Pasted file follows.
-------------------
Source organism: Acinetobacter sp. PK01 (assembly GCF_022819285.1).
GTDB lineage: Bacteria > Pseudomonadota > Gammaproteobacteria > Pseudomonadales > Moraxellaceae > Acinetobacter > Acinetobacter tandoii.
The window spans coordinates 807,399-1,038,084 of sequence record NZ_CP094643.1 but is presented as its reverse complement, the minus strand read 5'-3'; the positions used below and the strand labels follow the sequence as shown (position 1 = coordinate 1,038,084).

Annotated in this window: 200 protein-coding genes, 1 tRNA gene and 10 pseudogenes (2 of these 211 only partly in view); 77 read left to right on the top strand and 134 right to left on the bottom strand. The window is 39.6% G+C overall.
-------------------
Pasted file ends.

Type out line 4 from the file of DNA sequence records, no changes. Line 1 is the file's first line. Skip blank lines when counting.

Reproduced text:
Annotated in this window: 200 protein-coding genes, 1 tRNA gene and 10 pseudogenes (2 of these 211 only partly in view); 77 read left to right on the top strand and 134 right to left on the bottom strand. The window is 39.6% G+C overall.